One of the most common areas of the home to undergo a complete renovation is the basement. Often, homes are sold with unfinished basements – complete with only concrete floors, exposed cinder blocks or drywall, and uncovered plywood steps. Most people, therefore, choose to convert this space into a family room, playroom, home office, work space, or even a guest bedroom. By finishing the basement, homeowners are able to significantly increase the amount of usable space in their home.
Before rushing into a basement renovation project, however, there are a number of things to consider. Follow the four tips below to help ensure that your basement remodeling project is a complete success:
1. Choose the right flooring.
Because of basements’ high moisture content, some types of flooring that are perfectly acceptable for use on the other floors of your house should be avoided completely. Hardwood and bamboo floors, for example, are usually not well-suited for basement use, as they are subject to movement with humidity and temperature, and, because they are organic, they are more subject to mold and rot than, say, concrete or ceramic tile. Engineered hardwood, on the other hand, although usually not preferable to hardwood on other floors, is usually favored for basements. Carpet is also an acceptable basement flooring choice, as long as the fibers are inorganic. The carpet itself should also be installed over an inorganic subfloor and vapor barrier to prevent mold growth (which could possibly be toxic).
2. Insulate properly.
While most of the population is now aware of the energy that can be lost through inefficient windows, some are also forgetting the massive amounts of heat that could be escaping through their basements. Up to one third an average home’s heat loss could be due to a poorly insulated basement, so insulation should definitely be a key component of your renovation project. Not every type of insulation is appropriate for a basement, however. Because basements are so naturally damp, moisture-sensitive insulation framing materials, such as wood, paper, and fiberglass batts that are installed directly against the basement walls could lead to mold and fungal growth or eventually even complete decay of the frame. Experts suggest that homeowners choose extruded polystyrene (available in panels and sheets), as it does not absorb liquid, yet it allows water vapor to pass through it.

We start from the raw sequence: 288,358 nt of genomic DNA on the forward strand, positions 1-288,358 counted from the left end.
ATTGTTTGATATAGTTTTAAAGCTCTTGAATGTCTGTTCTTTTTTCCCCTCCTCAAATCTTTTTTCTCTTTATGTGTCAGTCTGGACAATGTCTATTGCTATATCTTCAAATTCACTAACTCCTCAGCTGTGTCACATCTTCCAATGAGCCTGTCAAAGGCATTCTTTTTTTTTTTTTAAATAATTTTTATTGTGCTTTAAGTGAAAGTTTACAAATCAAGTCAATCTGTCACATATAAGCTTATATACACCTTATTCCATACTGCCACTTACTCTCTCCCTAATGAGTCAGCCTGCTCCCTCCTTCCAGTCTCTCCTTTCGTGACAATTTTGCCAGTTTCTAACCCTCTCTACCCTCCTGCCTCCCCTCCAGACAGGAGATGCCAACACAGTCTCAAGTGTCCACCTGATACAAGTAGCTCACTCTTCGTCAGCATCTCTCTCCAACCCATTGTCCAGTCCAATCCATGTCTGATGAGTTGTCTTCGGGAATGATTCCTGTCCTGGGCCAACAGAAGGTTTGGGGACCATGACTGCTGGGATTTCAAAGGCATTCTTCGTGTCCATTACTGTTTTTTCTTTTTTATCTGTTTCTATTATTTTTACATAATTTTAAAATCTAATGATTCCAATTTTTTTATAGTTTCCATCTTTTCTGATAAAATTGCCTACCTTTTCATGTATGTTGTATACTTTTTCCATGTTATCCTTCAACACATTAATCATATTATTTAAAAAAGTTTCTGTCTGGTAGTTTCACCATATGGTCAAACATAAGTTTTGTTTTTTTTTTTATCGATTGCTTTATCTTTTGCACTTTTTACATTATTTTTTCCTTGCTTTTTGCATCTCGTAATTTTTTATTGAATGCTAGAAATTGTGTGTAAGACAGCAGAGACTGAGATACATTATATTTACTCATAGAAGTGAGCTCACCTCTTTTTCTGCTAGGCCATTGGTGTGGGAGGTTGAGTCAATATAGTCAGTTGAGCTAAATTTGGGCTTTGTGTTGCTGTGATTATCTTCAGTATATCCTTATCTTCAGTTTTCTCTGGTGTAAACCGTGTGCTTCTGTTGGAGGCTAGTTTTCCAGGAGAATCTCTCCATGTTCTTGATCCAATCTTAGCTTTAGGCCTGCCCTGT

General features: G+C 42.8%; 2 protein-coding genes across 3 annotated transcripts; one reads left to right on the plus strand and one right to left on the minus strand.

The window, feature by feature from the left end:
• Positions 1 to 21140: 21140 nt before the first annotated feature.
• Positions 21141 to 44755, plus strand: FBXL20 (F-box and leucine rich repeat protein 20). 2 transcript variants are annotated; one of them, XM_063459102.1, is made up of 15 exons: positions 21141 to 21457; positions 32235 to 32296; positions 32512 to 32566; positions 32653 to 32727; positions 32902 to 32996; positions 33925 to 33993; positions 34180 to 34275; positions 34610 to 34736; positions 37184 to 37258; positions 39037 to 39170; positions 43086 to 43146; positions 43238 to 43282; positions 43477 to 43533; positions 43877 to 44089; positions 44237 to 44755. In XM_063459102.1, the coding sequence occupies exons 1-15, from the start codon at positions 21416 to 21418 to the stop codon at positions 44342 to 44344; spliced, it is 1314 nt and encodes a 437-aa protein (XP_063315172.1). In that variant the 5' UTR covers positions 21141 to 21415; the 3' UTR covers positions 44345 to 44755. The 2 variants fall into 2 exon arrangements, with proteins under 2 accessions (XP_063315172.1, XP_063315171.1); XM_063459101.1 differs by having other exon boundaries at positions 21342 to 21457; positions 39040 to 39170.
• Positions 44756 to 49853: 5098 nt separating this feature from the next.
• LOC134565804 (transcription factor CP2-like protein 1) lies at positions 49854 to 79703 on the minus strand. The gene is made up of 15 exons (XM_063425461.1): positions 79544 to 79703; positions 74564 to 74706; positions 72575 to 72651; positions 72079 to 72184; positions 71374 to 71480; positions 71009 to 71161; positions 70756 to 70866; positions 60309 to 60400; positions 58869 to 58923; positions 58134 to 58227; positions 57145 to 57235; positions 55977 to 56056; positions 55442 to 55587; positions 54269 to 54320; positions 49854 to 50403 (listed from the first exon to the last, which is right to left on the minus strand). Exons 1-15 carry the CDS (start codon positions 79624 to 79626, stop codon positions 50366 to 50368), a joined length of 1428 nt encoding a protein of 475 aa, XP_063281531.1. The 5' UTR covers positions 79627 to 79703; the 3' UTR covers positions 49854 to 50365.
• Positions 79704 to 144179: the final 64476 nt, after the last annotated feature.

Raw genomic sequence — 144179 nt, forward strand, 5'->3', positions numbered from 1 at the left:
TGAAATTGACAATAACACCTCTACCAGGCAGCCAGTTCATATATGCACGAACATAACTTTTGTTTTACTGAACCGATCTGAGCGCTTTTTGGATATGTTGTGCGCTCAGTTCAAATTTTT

3. Don’t forget about lighting.
Basements usually aren’t completely wired for the amount of lighting you’ll need to utilize your space effectively. Most basements have only a few very small windows, if they have any windows at all, so natural lighting often isn’t a real option. It’s therefore important that professional electrical work be completed prior to completely finishing your space because if you forget to plan your lighting design, you could find yourself with dark spots or completely unlit corners of your room.
4. Consider your wall options.
Like insulation and flooring choices, wall options for basements are somewhat limited by the nearly inevitable high moisture content of the room. Painting your bare concrete walls with a waterproofing and mold proofing primer is always an option, and this primer can then be covered with the mold resistant paint color of your choice. Drywall is also an option, but because regular drywall itself is not mold resistant, purchasing mold resistant drywall (usually purple board or green board) is generally a smart choice.
When remodeling your basement, your biggest concern should be the room’s naturally high moisture content and temperature susceptibility. Flooring materials and walls, including insulation, should be basement-approved, and they should be both functional and attractive. Practical considerations, such as electrical wiring, are often slightly different for basements, so hiring a contractor, at least for the more complicated elements of your basement renovation project, is often a wise choice.
D.R. Hartman Construction offers commercial and residential remodeling and construction services to those in the Bethesda, Silver Spring and Rockville, Maryland areas.